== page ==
Labour has lost control of two key councils in its traditional heartlands, conceding power to the Conservatives in Bolton and Darlington for the first time in 40 years.
The party made significant losses in the local elections last week, in what councillors described as a backlash over local issues and the Brexit stalemate.
In Darlington, which has elected a Labour MP at every poll since 1992, the party lost its grip on power on Friday when the Conservatives agreed a power-sharing deal with smaller parties.
In Bolton, Labour lost seven seats and conceded control of the council to a Conservative administration, propped up by independents and smaller parties such as the Liberal Democrats and Ukip.
The defeats come a week after Labour had a net loss of 80 seats in local elections dominated by the Brexit impasse. The results, while disappointing for Jeremy Corbyn’s party, were dwarfed by the loss of more than 1,300 Tory seats across the country.
The Labour group pledged to “listen and do our utmost to rebuild our relationship with the people of Bolton” and maintained that the Conservatives, which made a net gain of only one seat, did not have a mandate despite being the largest party on the council.
“The Conservatives have been out of power in Bolton for 40 years and there is clearly a reason why Bolton people have continually rejected them,” the group said.
David Greenhalgh, the leader of the Conservative group, said voters had lost confidence in Labour and it was “unbelievable” the local party “refused” to accept that. “These were the worst elections for Bolton Labour probably in the history of the metropolitan borough,” he added.
In Darlington, Labour lost nine councillors compared with 2015 as part of a surprising shift to the Tories, who gained five seats to become the largest party on the council. The Conservatives look likely to take control of the council for the first time in a generation after agreeing a deal in principle with the Lib Dems and independents.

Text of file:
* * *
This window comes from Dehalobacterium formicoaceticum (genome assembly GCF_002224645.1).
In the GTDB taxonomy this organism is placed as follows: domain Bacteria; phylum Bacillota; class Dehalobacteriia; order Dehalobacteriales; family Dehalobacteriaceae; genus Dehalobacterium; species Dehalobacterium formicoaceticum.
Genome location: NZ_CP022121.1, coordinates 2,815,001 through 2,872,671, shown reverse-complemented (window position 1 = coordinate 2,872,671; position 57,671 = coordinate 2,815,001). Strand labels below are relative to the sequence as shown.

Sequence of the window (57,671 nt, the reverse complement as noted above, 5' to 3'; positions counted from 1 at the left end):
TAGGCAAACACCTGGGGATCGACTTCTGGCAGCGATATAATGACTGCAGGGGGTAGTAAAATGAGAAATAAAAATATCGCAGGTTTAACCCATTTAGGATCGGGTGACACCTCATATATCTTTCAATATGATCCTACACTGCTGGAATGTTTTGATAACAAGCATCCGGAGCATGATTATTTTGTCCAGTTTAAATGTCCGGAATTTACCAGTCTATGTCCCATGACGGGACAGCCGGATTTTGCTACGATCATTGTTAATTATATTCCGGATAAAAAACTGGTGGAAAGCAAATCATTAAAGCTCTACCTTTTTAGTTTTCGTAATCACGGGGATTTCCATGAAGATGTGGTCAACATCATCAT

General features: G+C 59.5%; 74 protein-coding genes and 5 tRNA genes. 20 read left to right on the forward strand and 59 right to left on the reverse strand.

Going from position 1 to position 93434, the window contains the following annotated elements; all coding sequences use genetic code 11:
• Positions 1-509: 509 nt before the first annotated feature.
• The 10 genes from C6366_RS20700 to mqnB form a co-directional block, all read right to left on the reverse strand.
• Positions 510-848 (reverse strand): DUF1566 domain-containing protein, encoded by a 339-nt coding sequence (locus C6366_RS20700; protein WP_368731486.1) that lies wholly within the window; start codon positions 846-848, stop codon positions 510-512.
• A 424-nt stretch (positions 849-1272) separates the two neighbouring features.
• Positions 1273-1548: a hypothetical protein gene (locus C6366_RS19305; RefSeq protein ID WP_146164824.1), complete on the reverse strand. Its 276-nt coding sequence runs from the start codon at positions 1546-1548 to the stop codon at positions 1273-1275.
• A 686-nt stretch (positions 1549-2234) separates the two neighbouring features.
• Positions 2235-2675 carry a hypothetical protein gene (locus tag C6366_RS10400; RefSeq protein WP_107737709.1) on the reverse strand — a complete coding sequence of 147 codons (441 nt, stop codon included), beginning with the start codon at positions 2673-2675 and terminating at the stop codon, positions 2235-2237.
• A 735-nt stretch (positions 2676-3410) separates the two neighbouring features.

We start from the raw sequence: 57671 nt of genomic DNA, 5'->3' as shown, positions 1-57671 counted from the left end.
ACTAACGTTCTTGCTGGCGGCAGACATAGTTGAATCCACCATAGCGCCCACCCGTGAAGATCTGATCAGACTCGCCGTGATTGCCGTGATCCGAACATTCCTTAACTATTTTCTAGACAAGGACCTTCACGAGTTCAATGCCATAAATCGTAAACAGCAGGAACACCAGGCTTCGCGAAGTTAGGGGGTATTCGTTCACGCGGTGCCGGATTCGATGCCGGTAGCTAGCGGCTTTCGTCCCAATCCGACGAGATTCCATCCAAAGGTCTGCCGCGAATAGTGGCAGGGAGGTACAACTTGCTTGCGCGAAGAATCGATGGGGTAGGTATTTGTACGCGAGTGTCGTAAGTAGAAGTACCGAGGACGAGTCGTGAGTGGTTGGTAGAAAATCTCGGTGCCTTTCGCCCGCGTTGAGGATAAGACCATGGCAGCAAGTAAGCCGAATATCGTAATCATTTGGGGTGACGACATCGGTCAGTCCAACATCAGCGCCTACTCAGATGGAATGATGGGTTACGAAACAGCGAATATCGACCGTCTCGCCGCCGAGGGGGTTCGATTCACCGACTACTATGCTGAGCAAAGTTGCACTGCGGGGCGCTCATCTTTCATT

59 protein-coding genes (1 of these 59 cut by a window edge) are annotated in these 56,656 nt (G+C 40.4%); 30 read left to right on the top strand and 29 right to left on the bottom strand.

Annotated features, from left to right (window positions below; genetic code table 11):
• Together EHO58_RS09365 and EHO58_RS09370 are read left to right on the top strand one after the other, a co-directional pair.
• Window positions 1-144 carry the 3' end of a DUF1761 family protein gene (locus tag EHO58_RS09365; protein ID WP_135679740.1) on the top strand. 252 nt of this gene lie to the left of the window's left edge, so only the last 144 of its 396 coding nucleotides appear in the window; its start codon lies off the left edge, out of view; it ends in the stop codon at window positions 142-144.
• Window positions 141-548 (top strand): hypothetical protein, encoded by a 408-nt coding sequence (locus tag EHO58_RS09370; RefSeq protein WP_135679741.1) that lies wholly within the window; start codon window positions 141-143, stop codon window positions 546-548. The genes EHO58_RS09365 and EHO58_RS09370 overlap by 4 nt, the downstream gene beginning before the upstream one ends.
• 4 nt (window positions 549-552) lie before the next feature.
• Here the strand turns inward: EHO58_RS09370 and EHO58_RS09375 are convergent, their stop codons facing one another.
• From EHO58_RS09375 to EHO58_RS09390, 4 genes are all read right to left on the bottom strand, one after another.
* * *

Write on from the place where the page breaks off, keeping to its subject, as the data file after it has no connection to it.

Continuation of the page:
Cllr Kevin Nicholson, the leader of the independents group on Darlington council, said Labour had been punished because it “stopped listening to people and became complacent” on local issues.
“After 28 years of Labour rule, the connection between the people and the politicians was lost,” he said. “These are areas where you wouldn’t, 10 years ago, have worn a blue rosette in the streets.”
Peter Gibson, a solicitor who was selected in December to be the Conservative parliamentary candidate for Darlington in the next general election, said he had spearheaded a Tory campaign that contested 46 out of 50 council seats – far more than in previous local contests.
“For the past 30 or so years, the Tories haven’t fielded anywhere near a full slate of candidates, reasoning, ‘We’re never going to win in certain wards, so let’s just concentrate on where we can win.’ When I was selected I said, ‘We’re going to do this properly. We’re going to give people all over Darlington the chance to vote for us.’”
The Conservative campaign hammered Labour on the state of the town centre in Darlington and particularly its decision to outsource litter enforcement to a private company.